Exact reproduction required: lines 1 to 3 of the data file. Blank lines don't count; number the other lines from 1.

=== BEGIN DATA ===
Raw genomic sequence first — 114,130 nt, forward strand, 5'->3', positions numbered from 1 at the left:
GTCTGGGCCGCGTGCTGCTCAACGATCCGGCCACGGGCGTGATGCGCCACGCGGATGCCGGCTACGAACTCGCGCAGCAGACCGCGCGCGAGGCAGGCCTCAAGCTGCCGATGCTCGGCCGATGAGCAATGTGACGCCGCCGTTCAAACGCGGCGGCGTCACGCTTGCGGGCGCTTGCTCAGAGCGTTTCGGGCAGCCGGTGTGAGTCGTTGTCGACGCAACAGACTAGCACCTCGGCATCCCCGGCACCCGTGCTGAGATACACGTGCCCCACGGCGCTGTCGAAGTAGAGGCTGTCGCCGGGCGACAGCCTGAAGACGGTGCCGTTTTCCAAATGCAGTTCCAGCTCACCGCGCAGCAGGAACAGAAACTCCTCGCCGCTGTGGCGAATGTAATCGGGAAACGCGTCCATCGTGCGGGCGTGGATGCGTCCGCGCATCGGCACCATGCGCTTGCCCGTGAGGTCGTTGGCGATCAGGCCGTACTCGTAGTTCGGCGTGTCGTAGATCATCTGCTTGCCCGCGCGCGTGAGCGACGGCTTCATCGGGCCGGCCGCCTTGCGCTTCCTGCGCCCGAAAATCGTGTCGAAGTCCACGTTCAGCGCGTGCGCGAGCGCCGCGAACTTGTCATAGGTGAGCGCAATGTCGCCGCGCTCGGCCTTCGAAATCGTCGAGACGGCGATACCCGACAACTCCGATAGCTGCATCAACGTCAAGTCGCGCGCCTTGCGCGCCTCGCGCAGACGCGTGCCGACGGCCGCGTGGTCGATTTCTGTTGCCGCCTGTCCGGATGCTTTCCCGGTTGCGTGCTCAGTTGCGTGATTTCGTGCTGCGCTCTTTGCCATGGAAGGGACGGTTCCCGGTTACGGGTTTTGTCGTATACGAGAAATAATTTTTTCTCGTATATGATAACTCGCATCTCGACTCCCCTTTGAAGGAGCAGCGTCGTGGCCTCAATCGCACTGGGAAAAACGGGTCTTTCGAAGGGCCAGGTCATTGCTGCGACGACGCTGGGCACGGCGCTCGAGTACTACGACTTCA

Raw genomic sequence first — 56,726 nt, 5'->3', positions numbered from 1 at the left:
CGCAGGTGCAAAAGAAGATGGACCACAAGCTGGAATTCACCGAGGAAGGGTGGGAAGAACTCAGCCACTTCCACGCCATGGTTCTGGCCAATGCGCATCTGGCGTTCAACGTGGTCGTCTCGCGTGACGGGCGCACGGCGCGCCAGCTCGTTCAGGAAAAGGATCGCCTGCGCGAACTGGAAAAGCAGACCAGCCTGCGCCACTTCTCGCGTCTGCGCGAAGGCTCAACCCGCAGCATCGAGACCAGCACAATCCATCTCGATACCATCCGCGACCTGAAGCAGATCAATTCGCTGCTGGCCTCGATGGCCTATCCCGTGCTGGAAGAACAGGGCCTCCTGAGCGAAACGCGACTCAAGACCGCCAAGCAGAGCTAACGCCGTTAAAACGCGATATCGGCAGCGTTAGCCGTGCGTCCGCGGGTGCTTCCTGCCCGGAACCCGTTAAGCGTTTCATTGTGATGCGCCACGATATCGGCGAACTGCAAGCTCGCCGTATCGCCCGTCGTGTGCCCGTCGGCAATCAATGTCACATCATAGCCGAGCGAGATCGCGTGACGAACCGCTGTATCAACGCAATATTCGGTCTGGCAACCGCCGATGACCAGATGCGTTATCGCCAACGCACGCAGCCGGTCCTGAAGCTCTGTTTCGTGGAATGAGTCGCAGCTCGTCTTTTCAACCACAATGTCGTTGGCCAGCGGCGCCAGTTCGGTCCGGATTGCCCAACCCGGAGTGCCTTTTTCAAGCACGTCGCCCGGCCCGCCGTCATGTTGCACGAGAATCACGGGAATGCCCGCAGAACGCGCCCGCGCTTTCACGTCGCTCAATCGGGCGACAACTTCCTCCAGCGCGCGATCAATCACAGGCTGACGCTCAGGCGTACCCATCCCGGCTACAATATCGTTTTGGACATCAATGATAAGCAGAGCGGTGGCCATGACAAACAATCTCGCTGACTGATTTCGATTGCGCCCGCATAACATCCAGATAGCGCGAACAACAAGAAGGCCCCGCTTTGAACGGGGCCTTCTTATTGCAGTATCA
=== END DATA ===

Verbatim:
Raw genomic sequence first — 114,130 nt, forward strand, 5'->3', positions numbered from 1 at the left:
GTCTGGGCCGCGTGCTGCTCAACGATCCGGCCACGGGCGTGATGCGCCACGCGGATGCCGGCTACGAACTCGCGCAGCAGACCGCGCGCGAGGCAGGCCTCAAGCTGCCGATGCTCGGCCGATGAGCAATGTGACGCCGCCGTTCAAACGCGGCGGCGTCACGCTTGCGGGCGCTTGCTCAGAGCGTTTCGGGCAGCCGGTGTGAGTCGTTGTCGACGCAACAGACTAGCACCTCGGCATCCCCGGCACCCGTGCTGAGATACACGTGCCCCACGGCGCTGTCGAAGTAGAGGCTGTCGCCGGGCGACAGCCTGAAGACGGTGCCGTTTTCCAAATGCAGTTCCAGCTCACCGCGCAGCAGGAACAGAAACTCCTCGCCGCTGTGGCGAATGTAATCGGGAAACGCGTCCATCGTGCGGGCGTGGATGCGTCCGCGCATCGGCACCATGCGCTTGCCCGTGAGGTCGTTGGCGATCAGGCCGTACTCGTAGTTCGGCGTGTCGTAGATCATCTGCTTGCCCGCGCGCGTGAGCGACGGCTTCATCGGGCCGGCCGCCTTGCGCTTCCTGCGCCCGAAAATCGTGTCGAAGTCCACGTTCAGCGCGTGCGCGAGCGCCGCGAACTTGTCATAGGTGAGCGCAATGTCGCCGCGCTCGGCCTTCGAAATCGTCGAGACGGCGATACCCGACAACTCCGATAGCTGCATCAACGTCAAGTCGCGCGCCTTGCGCGCCTCGCGCAGACGCGTGCCGACGGCCGCGTGGTCGATTTCTGTTGCCGCCTGTCCGGATGCTTTCCCGGTTGCGTGCTCAGTTGCGTGATTTCGTGCTGCGCTCTTTGCCATGGAAGGGACGGTTCCCGGTTACGGGTTTTGTCGTATACGAGAAATAATTTTTTCTCGTATATGATAACTCGCATCTCGACTCCCCTTTGAAGGAGCAGCGTCGTGGCCTCAATCGCACTGGGAAAAACGGGTCTTTCGAAGGGCCAGGTCATTGCTGCGACGACGCTGGGCACGGCGCTCGAGTACTACGACTTCA

Raw genomic sequence first — 56,726 nt, 5'->3', positions numbered from 1 at the left: